Five River Cruises to do Before You Die

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There’s something wonderfully serene about the gentle lap of water against the hull of a boat and the way the wind tussles your hair as a boat cuts through the water. While these days the roads and the skies have become our main modes of transportation, it wasn’t so long ago that the waterways of the world were a prime way from getting from point A to point B.

These days river cruises are luxuries best enjoyed while on holiday, and there’s no shortage of rivers to explore or companies offering to take you out on the water. While hitching a ride upriver might not be the fastest or most cost efficient way to travel, it does provide one hell of an experience as well as letting you see a country from an entirely different angle.

To that end, and fully aware that the heat of summer will soon make a cool breeze on the water a Godsend, I’ve put together a list of five iconic river cruises I’d love to do before I check out.

Honorable Mention – The Yangtze River, China

Unlucky to miss out is China’s Yangtze River, which is odd when you consider it’s the cruise I’m mostly likely to make out of the ones on this list. The third longest river in the world, the Yangtze starts in China’s Qingai province and winds its way through ten others before emerging into the Yellow Sea in Shanghai. When you consider the sheer size of China and the geographic diversity that exists in the country, you get an idea of just what an epic journey a Yangtze River cruise could be.

A boat cruses under the Wanxian Bridge on the Yangtze River
A boat cruses under the Wanxian Bridge on the Yangtze River. Photo from Fotopedia.

With stretches passing through regions such as Tibet, the legendary Three Gorges, and a number of towns – both inhabited and abandoned – a cruise along the Yangtze can be catered to whatever interests you might have: be those historical, natural, or cultural.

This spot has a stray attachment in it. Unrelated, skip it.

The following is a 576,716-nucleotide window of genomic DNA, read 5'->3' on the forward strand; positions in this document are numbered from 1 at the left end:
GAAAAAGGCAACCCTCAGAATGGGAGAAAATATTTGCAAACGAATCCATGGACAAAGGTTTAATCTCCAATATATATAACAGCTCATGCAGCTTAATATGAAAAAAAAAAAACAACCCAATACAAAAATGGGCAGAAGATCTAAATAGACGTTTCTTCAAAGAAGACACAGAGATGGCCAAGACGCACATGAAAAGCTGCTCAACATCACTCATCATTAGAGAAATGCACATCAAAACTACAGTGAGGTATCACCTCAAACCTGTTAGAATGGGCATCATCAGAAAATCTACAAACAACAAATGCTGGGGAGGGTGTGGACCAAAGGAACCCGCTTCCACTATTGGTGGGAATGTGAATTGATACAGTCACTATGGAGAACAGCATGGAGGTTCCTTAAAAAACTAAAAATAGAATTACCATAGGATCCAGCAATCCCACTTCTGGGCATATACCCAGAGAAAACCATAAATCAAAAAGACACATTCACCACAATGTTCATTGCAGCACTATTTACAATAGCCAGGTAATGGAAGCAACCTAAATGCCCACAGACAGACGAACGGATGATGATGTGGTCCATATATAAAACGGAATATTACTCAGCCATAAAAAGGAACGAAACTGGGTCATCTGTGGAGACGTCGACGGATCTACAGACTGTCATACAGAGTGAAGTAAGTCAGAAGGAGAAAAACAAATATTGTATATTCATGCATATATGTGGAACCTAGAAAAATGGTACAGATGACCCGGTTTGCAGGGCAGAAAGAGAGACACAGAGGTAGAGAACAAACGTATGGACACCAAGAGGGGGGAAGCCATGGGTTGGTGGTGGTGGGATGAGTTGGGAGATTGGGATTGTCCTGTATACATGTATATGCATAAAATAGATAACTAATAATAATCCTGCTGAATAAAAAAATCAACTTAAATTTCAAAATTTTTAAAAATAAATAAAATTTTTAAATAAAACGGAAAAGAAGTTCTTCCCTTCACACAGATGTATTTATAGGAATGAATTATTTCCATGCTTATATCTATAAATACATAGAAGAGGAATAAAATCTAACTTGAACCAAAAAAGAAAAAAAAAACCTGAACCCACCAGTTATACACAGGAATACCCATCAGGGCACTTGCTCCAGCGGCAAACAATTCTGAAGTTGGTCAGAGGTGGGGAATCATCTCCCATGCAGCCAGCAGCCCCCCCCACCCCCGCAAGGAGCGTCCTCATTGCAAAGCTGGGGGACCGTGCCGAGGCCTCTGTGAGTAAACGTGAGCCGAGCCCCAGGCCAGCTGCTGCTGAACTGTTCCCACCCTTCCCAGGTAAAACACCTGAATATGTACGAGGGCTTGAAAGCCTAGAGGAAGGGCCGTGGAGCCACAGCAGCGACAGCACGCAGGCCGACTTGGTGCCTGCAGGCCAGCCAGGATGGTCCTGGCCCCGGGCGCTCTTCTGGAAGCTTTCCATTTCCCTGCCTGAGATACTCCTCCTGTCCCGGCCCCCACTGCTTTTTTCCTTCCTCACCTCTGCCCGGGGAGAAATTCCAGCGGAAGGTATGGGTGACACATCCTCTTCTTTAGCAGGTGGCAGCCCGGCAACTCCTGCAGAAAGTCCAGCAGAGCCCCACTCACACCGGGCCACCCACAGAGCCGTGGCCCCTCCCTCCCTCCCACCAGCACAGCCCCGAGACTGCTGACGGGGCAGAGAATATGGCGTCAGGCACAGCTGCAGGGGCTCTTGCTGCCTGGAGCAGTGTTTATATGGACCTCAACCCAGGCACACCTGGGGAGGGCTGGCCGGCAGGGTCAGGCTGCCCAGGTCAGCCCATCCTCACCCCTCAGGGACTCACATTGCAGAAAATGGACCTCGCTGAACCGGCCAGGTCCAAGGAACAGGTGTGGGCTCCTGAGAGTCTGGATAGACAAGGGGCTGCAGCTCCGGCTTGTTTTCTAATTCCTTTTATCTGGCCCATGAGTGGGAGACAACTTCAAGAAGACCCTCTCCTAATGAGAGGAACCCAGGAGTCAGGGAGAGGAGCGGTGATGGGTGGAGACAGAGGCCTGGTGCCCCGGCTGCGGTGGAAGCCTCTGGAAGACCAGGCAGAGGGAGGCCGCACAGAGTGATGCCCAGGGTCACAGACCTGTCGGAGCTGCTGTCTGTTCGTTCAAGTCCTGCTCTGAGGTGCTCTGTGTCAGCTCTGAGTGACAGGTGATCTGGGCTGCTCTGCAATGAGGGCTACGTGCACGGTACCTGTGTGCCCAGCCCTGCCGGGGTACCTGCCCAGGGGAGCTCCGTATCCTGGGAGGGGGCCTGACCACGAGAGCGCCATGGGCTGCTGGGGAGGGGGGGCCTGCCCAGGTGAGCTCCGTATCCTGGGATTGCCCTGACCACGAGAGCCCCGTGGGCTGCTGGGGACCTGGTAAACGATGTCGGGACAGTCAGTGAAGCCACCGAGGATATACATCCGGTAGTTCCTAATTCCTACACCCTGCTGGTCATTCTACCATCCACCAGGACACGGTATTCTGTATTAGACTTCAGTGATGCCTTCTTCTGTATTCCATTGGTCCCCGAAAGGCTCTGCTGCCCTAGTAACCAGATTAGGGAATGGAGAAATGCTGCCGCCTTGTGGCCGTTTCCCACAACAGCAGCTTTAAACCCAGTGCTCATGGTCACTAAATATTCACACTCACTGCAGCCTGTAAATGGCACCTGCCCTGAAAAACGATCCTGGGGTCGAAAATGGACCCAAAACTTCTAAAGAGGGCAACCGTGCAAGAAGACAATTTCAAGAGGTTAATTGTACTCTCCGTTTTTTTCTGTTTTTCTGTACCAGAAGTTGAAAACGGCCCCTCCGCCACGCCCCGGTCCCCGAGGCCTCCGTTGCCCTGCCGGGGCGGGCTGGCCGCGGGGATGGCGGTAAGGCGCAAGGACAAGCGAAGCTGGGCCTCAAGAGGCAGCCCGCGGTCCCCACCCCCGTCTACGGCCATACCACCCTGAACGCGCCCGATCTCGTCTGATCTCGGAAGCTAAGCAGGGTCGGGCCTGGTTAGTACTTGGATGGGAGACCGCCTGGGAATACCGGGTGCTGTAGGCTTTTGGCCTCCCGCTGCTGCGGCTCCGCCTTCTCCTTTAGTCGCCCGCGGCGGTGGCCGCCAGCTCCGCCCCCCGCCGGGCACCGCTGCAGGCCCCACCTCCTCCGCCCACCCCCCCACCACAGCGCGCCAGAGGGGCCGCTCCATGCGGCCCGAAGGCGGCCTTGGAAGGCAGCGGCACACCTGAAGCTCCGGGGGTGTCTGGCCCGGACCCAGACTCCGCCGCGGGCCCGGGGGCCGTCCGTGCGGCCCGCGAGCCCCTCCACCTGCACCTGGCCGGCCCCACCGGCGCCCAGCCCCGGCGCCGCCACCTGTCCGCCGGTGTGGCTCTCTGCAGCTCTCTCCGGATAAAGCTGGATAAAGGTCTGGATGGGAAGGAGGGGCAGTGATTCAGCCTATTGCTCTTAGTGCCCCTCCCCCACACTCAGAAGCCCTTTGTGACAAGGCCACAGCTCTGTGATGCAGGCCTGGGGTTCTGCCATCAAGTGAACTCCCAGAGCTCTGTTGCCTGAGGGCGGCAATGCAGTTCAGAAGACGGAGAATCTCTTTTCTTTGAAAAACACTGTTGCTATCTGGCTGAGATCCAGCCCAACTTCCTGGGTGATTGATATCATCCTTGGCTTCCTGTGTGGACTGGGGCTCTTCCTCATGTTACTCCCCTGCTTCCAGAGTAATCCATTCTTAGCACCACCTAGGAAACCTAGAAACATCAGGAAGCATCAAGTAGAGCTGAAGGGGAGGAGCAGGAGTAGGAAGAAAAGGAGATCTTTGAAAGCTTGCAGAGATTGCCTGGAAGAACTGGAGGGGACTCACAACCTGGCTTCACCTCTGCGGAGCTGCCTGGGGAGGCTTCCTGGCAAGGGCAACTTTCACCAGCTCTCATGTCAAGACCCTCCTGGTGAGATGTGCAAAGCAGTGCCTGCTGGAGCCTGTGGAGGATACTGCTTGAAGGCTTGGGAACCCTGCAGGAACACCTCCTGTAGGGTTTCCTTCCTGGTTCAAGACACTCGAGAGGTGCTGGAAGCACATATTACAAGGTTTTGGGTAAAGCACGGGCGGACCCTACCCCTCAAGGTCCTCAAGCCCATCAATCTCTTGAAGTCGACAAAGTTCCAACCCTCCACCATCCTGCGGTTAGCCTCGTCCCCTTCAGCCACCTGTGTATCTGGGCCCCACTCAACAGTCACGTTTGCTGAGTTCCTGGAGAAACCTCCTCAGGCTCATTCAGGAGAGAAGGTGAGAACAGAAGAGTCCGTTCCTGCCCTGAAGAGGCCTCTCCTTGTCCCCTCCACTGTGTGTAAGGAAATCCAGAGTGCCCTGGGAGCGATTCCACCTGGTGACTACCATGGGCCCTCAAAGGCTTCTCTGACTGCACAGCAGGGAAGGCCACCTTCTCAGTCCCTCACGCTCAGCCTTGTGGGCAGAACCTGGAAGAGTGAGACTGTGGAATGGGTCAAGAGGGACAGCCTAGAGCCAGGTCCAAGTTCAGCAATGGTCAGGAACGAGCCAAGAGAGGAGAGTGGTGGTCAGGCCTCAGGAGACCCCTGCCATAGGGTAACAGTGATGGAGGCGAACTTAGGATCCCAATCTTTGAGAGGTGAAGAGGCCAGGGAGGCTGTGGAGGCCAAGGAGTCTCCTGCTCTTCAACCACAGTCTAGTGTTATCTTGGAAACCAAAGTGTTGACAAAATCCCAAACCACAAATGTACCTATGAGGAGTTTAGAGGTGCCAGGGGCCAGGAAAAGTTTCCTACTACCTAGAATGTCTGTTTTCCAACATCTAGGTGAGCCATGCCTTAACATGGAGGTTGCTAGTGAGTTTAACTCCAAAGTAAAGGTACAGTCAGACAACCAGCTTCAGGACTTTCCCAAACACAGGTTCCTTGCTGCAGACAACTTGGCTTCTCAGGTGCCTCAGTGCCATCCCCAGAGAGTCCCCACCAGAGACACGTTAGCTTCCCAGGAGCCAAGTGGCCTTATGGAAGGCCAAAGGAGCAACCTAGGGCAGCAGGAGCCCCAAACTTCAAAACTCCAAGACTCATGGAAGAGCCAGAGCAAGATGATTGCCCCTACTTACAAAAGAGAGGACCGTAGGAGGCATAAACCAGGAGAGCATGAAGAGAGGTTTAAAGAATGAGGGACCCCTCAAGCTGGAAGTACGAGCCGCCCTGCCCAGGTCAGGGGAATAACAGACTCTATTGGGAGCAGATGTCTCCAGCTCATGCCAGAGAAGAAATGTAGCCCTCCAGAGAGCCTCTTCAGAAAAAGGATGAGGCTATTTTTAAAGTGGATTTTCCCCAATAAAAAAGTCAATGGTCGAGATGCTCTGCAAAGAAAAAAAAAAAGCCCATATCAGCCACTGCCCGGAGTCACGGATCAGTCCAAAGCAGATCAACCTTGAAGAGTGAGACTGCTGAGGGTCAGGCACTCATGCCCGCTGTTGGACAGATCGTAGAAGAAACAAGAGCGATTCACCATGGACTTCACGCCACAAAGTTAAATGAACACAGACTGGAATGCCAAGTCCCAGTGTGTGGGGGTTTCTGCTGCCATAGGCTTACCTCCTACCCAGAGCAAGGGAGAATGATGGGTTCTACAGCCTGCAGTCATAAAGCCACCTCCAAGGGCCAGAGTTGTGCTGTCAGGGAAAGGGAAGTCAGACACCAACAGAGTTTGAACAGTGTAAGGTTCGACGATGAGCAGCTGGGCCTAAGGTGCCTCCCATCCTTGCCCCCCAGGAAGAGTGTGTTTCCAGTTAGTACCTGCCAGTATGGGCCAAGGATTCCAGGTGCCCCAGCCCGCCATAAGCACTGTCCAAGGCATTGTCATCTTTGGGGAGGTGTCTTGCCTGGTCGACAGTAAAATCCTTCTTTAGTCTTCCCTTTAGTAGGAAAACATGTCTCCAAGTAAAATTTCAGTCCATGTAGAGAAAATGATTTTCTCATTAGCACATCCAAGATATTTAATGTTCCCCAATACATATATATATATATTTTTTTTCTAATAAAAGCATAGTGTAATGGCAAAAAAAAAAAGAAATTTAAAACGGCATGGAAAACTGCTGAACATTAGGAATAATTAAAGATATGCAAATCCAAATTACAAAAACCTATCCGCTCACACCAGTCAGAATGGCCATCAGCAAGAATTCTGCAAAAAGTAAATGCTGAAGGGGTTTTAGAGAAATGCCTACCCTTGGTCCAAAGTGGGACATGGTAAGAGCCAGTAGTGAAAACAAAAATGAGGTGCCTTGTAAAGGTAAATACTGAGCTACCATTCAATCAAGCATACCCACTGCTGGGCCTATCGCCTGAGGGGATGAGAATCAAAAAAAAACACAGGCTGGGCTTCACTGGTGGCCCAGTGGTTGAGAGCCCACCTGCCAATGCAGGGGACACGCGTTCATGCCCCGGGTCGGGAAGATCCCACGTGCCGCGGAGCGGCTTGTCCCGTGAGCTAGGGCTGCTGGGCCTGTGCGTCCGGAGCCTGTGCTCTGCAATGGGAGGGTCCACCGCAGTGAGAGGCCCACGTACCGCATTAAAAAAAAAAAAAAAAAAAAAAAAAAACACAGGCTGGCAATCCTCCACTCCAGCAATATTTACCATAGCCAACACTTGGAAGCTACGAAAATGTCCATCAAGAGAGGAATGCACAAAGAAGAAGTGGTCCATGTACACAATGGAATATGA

Cruises typically last somewhere between 4 and 16 days and offer a range of prices (the most expensive being 1600 RMB for a private cabin, which is a steal). Meals and shore trips are often included, so shop around for the best fit for your budget and interests.

#5 – Mekong River, South-East Asia

A river surrounded in mystery and with countless stories to tell, the Mekong finds its origins in China but is most certainly more associated with the steamy tropics of South East Asia. Long has the Mekong been the lifeblood of trade and day to day life in the nations of Vietnam, Thailand, and Cambodia – and it’s no surprise that a bustling river trade still exists both on its shores and in its waters.

The chance to see life as the locals live it is a real lure for me when it comes to the Mekong river, but there’s also no shortage of cultural wonders to take in or beautiful scenery to photograph.  Still very much a treacherous waterway, the Mekong also boasts waterfalls and canyons and rapids to get hearts pumping.

The river holds an almost mythic quality, and I look forward to someday lazily batting at mosquitoes as I sip a cold Singha after a long day of exploring riverside markets or snapping photos of curious wildlife.

#4 – The Mississippi River, USA

The glory days of paddle boat steamers may be well behind them, but there’s still a great deal of charm to be found in a lazy crawl down the mighty Mississippi River in the southern United States.

A boat on the Mississippi River
A boat sails lazily along the Mississippi River. Photo from Fotopedia.